Rivette thrives in this kind of chaos, using the film's complex layers of reality as a pretext to stage one clever, fun sequence after another. The actors often seem to be improvising, something Rivette heartily encouraged, and many of the film's best moments have an energetic spontaneity that simply seems to burst forth from the performers. Chaplin and Birkin are phenomenal throughout, and each of them is given their best spotlight in independent scenes of drunken revelry: Charlotte attempts to makeout with a Cupid statue, while Emily threatens and teases the harried Virgil, angrily popping an egg in her fist at the scene's climax. The two women are descendants of Rivette's most iconic female duo, the eponymous heroines of Celine and Julie Go Boating, and Love on the Ground is in some ways a sequel to the earlier film. Just as Celine and Julie became involved with an occult mystery, Charlotte and Emily explore Roquemaure's mostly empty mansion like a pair of impish Nancy Drews, creeping through its abandoned rooms in order to discover its mysteries. These mysteries are both magical and horrific: the former because Paul seems to have an uncontrollable ability to trigger lifelike visions for the women he encounters, the latter because the women are half-convinced that Roquemaure is a kind of Bluebeard who actually murdered the mysteriously missing Béatrice, whose room is so lovingly preserved behind a locked door. They both wonder if the ghost of Béatrice is haunting their production of a play based on the missing woman.
The film's magical and supernatural elements extend to its obsession with doubling and mirroring, an obsession that begins with the convoluted assignation of names and roles and replacements in Roquemaure's play, but hardly ends there. Charlotte continually sees herself doubled when she is around Paul, his presence seeming to trigger hallucinatory visions of herself as though reflected in a mirror. Charlotte and Emily also both encounter separate characters played by the same actress, Eva Roelens, who relates to each woman a different tale of woe, about being betrayed by a man, of course. Rivette, always sympathetic to his female characters, makes this film's dominant subject the ways in which women can break free of and subvert the controlling tendencies of men. Charlotte and Emily have free reign here; together, they are not only the narrative's center, but they even get the upper hand in the end.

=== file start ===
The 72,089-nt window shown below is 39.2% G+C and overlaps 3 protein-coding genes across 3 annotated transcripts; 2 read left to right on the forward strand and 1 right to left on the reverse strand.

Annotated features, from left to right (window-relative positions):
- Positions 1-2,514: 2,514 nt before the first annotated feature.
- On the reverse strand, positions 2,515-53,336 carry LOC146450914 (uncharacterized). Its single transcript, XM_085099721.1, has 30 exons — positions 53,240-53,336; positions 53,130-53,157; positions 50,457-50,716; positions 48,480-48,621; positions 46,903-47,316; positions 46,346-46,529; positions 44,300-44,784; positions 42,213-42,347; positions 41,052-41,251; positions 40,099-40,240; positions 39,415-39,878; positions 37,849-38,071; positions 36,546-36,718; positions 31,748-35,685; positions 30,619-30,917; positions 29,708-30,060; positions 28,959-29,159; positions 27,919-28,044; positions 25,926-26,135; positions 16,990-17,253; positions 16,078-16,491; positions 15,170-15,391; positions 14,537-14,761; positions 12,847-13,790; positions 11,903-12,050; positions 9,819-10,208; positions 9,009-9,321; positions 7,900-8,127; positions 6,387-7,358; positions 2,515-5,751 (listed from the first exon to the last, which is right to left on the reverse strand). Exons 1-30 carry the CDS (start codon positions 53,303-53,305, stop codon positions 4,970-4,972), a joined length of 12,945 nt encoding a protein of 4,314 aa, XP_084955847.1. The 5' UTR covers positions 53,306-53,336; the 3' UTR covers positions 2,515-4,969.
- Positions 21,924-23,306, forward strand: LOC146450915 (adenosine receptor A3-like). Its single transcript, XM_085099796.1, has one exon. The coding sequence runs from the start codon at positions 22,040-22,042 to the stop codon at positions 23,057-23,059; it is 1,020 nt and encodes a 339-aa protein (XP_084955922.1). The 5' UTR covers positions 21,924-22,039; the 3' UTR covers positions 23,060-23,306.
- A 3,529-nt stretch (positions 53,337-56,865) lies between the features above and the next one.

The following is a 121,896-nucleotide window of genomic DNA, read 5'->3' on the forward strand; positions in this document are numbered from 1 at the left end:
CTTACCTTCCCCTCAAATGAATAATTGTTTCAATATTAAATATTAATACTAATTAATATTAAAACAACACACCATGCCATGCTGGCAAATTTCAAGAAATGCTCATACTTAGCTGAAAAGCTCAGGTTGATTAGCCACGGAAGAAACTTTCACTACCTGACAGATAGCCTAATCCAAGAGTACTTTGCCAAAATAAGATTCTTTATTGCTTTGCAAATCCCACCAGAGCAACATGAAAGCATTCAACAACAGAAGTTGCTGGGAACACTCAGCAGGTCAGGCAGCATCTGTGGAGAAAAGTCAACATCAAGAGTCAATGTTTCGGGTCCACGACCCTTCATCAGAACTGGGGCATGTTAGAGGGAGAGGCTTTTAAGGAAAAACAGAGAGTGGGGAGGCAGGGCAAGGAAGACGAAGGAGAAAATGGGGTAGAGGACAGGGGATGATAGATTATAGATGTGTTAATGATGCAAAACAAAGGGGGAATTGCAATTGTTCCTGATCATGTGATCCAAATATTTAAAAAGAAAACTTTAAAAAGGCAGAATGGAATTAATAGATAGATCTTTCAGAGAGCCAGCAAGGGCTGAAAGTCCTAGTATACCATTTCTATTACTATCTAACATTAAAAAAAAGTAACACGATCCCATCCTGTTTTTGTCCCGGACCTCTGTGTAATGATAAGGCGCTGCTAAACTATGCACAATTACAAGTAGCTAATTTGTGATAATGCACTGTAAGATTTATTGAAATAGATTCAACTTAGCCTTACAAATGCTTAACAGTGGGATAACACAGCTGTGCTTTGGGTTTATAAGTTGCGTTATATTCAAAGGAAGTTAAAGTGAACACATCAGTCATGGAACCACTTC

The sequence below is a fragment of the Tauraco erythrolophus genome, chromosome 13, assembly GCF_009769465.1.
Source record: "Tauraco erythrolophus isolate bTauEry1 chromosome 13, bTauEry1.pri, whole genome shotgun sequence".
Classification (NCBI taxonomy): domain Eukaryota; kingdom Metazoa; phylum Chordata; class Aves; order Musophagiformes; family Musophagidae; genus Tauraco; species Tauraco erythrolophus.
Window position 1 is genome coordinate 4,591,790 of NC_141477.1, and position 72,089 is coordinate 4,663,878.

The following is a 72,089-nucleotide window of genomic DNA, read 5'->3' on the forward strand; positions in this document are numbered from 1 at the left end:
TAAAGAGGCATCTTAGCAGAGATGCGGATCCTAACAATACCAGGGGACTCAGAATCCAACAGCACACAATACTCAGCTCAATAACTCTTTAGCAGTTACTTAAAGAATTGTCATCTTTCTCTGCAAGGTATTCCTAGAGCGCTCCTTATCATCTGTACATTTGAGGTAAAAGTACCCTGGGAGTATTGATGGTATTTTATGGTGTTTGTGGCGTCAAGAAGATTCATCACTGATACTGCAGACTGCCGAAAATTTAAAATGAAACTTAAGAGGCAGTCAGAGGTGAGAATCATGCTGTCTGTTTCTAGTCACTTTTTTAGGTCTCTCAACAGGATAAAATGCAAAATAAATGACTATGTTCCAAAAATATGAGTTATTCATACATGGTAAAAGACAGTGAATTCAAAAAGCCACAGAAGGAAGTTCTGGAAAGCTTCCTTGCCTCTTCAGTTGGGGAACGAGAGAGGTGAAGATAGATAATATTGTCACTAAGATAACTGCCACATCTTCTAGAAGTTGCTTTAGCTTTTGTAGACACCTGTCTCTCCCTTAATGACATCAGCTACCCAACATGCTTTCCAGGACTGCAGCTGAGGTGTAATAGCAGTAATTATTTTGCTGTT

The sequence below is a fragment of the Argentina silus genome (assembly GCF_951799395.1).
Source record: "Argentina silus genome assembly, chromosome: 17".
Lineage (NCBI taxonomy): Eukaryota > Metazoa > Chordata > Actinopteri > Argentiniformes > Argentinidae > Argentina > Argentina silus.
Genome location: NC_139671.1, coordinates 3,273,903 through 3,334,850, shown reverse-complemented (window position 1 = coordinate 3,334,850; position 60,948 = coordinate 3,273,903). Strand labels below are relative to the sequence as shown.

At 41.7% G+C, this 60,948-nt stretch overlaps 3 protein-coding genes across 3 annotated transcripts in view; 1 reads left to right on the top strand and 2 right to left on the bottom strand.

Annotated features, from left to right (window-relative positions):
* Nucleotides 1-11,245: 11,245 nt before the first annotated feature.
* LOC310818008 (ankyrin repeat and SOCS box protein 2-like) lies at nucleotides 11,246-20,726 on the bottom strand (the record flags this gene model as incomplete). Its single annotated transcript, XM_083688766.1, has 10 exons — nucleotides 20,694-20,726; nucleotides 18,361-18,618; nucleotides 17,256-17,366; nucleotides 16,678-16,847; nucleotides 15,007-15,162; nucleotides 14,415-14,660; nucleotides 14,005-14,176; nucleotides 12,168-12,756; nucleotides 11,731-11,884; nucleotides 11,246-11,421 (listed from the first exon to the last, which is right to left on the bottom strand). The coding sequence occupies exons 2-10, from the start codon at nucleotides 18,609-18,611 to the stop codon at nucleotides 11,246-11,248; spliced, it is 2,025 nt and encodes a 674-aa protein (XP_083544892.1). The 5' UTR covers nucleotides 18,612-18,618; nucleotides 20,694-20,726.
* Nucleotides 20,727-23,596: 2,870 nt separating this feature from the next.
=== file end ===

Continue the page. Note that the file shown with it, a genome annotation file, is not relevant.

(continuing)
One of the reasons that Rivette's characters, and especially his female characters, often feel so vibrant and free is that they are usually unconstrained by the limits of strict plotting. In this film, the plot is treated as a loose and open-ended framework in which the characters (and the actors playing them — and the actors playing the actors!) can interact, form temporary alliances and relationships, improvise, play, have fun. Roquemaure's play has no set ending, and nobody has any idea of what will happen in its unwritten fourth act until the night of the first performance; the same can be said of Rivette's film. The final half hour is dedicated to the performance itself, and the film's audience gets to find out what will happen at the same time as the audience that Roquemaure assembles at his home for the play. And of course this finale represents the ultimate spillover between the film's multiple levels of reality, in which the real dramas involving Roquemaure, Paul and Béatrice (and the actors as well) intrude upon the performance. The play and its aftermath becomes a struggle to take control of reality, to stage life itself as a grand piece of theater, to write one's own ending, happy or otherwise. This has always been Rivette's agenda, to blend film, theater and life itself into one big messy, ecstatic stew, bubbling over with emotions, both performed and deeply felt.